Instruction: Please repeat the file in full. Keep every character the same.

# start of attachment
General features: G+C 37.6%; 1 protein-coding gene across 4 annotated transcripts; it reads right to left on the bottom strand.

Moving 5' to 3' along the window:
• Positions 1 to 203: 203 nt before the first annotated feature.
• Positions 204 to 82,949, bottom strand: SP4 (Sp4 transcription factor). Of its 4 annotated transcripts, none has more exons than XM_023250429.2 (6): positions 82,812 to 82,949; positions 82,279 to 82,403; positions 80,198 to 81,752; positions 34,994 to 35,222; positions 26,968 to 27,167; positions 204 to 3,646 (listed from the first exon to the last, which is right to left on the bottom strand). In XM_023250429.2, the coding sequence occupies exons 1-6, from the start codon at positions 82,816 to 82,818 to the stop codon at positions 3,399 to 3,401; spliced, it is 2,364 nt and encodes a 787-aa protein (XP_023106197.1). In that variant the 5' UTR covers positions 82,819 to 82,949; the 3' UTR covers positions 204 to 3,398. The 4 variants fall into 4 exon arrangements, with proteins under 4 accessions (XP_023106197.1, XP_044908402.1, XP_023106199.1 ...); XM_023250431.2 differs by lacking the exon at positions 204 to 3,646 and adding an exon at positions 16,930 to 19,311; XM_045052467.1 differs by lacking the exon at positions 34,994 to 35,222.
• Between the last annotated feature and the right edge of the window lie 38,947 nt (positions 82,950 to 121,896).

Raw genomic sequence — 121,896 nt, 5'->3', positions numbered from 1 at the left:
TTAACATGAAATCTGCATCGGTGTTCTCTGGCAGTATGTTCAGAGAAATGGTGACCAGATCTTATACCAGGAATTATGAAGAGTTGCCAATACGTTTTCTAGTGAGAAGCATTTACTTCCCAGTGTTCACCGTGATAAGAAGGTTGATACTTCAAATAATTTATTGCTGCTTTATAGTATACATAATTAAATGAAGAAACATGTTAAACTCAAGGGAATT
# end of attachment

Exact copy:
General features: G+C 37.6%; 1 protein-coding gene across 4 annotated transcripts; it reads right to left on the bottom strand.

Moving 5' to 3' along the window:
• Positions 1 to 203: 203 nt before the first annotated feature.
• Positions 204 to 82,949, bottom strand: SP4 (Sp4 transcription factor). Of its 4 annotated transcripts, none has more exons than XM_023250429.2 (6): positions 82,812 to 82,949; positions 82,279 to 82,403; positions 80,198 to 81,752; positions 34,994 to 35,222; positions 26,968 to 27,167; positions 204 to 3,646 (listed from the first exon to the last, which is right to left on the bottom strand). In XM_023250429.2, the coding sequence occupies exons 1-6, from the start codon at positions 82,816 to 82,818 to the stop codon at positions 3,399 to 3,401; spliced, it is 2,364 nt and encodes a 787-aa protein (XP_023106197.1). In that variant the 5' UTR covers positions 82,819 to 82,949; the 3' UTR covers positions 204 to 3,398. The 4 variants fall into 4 exon arrangements, with proteins under 4 accessions (XP_023106197.1, XP_044908402.1, XP_023106199.1 ...); XM_023250431.2 differs by lacking the exon at positions 204 to 3,646 and adding an exon at positions 16,930 to 19,311; XM_045052467.1 differs by lacking the exon at positions 34,994 to 35,222.
• Between the last annotated feature and the right edge of the window lie 38,947 nt (positions 82,950 to 121,896).

Raw genomic sequence — 121,896 nt, 5'->3', positions numbered from 1 at the left:
TTAACATGAAATCTGCATCGGTGTTCTCTGGCAGTATGTTCAGAGAAATGGTGACCAGATCTTATACCAGGAATTATGAAGAGTTGCCAATACGTTTTCTAGTGAGAAGCATTTACTTCCCAGTGTTCACCGTGATAAGAAGGTTGATACTTCAAATAATTTATTGCTGCTTTATAGTATACATAATTAAATGAAGAAACATGTTAAACTCAAGGGAATT